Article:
Blog author: jballor
posted by on Friday, August 17, 2007

A number of comments have been floating around the blogosphere related to the news coming out of Colorado last week that a professor at Colorado Christian University was terminated because “his lessons were too radical and undermined the school’s commitment to the free enterprise system.”

Andrew Paquin, who taught global studies, reportedly assigned texts by Jim Wallis and Peter Singer. That in itself shouldn’t be enough to get someone fired. The context within which such authors were assigned and how the professor led the discussion could potentially be enough, however. If Wallis’ politics were presented as Gospel truth, by the professor, that would be problematic.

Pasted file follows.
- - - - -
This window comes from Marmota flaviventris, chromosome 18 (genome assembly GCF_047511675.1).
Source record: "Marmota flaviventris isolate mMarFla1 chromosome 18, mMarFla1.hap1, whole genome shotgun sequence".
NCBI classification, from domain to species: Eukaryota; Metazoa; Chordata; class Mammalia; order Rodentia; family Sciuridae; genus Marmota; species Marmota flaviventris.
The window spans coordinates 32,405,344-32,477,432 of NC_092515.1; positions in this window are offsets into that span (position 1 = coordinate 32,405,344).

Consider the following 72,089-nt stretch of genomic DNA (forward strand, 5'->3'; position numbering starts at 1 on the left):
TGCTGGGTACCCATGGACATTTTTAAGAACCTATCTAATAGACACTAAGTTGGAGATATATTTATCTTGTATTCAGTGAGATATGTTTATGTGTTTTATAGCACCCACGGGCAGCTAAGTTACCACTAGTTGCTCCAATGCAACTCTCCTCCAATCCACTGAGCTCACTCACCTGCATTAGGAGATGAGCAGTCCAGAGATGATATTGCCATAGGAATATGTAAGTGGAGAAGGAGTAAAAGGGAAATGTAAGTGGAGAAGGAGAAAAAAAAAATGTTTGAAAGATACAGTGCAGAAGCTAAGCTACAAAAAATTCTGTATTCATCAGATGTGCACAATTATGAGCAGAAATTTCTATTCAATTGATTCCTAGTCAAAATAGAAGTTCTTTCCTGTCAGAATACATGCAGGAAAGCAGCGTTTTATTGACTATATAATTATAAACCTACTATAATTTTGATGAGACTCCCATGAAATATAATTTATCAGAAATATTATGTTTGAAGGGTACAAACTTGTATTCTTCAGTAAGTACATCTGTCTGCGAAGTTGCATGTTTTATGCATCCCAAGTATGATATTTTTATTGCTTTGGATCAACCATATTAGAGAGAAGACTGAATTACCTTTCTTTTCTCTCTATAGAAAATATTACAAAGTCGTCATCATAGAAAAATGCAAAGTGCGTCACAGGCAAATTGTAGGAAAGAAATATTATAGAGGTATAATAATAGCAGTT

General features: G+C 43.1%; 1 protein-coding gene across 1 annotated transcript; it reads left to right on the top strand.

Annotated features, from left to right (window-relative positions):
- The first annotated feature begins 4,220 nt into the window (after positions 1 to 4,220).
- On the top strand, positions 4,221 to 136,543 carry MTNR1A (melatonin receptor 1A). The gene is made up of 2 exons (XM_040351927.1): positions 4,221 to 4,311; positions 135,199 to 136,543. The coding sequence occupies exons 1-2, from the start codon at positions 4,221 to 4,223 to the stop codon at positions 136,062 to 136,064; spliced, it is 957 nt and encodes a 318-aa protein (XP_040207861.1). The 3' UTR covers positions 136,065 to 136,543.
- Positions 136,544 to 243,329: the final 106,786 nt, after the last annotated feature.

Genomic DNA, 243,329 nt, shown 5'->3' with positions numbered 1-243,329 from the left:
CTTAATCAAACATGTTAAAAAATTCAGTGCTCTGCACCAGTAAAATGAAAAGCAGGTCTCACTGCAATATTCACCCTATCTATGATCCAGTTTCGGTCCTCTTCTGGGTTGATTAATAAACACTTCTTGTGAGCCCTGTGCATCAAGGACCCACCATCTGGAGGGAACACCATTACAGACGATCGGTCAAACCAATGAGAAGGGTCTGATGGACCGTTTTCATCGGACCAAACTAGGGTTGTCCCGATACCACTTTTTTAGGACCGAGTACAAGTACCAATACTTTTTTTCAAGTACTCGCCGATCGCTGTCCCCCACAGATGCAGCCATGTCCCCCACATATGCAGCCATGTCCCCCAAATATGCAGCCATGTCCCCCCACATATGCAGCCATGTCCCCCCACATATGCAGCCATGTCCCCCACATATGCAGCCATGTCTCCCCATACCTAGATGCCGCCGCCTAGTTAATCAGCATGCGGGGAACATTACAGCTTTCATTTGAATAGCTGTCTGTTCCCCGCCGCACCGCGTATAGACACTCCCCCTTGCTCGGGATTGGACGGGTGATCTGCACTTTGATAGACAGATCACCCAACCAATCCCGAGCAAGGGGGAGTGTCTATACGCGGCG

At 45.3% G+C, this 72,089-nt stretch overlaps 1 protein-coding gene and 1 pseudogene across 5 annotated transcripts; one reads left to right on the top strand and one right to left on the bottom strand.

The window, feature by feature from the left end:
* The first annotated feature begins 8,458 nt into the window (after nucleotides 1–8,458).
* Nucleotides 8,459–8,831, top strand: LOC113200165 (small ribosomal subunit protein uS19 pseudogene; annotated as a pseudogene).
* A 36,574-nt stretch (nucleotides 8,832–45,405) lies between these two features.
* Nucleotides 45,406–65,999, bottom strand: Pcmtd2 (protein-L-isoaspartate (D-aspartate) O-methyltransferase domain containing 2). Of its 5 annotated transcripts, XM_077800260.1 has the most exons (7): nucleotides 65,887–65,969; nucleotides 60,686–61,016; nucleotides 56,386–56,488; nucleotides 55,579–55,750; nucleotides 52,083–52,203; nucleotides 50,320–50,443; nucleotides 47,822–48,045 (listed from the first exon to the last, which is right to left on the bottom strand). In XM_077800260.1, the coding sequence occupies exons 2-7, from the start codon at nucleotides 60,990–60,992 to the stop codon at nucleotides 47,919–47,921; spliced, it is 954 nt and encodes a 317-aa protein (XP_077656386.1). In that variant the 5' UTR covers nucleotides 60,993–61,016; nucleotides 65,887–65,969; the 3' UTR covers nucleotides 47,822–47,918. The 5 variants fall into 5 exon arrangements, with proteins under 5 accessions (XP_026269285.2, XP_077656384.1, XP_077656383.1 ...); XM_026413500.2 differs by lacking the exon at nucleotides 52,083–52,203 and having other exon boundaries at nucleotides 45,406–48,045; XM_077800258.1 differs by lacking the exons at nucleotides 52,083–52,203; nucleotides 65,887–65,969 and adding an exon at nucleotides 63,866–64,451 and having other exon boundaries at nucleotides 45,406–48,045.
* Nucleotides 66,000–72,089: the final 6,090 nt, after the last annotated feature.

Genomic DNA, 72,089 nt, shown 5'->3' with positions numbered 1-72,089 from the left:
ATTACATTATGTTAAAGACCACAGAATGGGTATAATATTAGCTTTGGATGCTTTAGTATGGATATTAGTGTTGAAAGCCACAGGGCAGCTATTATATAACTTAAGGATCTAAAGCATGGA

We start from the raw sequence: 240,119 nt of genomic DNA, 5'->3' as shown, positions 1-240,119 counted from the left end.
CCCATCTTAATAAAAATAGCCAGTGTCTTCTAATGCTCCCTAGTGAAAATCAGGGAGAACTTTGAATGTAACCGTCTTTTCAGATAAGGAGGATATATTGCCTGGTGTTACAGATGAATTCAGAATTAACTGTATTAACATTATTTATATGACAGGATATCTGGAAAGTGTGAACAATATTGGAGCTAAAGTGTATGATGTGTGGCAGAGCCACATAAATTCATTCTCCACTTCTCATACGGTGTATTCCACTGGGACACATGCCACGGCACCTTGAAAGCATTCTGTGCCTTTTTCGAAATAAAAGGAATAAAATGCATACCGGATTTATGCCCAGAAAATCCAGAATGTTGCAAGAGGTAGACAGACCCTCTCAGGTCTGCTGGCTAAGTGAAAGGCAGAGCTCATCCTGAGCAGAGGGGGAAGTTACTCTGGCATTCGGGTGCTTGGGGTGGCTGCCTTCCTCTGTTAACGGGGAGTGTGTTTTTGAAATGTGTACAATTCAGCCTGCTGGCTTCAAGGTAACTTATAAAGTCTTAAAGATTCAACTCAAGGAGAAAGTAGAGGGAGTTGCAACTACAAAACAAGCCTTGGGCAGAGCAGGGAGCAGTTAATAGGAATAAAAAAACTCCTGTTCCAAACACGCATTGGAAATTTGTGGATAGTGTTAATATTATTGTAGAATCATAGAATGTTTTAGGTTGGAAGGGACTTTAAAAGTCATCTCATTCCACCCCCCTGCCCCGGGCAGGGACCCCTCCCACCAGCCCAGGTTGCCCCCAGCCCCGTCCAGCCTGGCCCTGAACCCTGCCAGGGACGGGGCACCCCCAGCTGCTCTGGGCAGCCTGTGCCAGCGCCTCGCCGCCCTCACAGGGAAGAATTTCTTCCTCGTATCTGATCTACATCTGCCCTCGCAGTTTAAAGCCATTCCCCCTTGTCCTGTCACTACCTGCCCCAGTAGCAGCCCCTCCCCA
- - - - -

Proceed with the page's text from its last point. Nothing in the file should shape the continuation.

Ted Olson at the CT Liveblog takes this occasion to ask whether there is an “evangelical view of economics.” In a post titled, “A Capitalist Creed?” Michael Simpson similarly says the CCU story is “quite bothersome.” I’ll note in passing that Christians with an explicitly conservative view of economics and political matters would have difficulty getting into the place of even being hired, much less fired, from teaching positions at any number of secular, mainline, and liberal institutions.

But aside from the particulars of the CCU case, of which there are precious few pertinent details available, I’ll attempt to answer the question that both Olson and Simpson seem to be getting at: is there a uniquely evangelical Christian view of economics? Yes and no.

The answer is no if what you mean is there a single, coherent, overarching and exhaustively detailed economic system that is unequivocally endorsed by the evangelical tradition’s view of Scripture.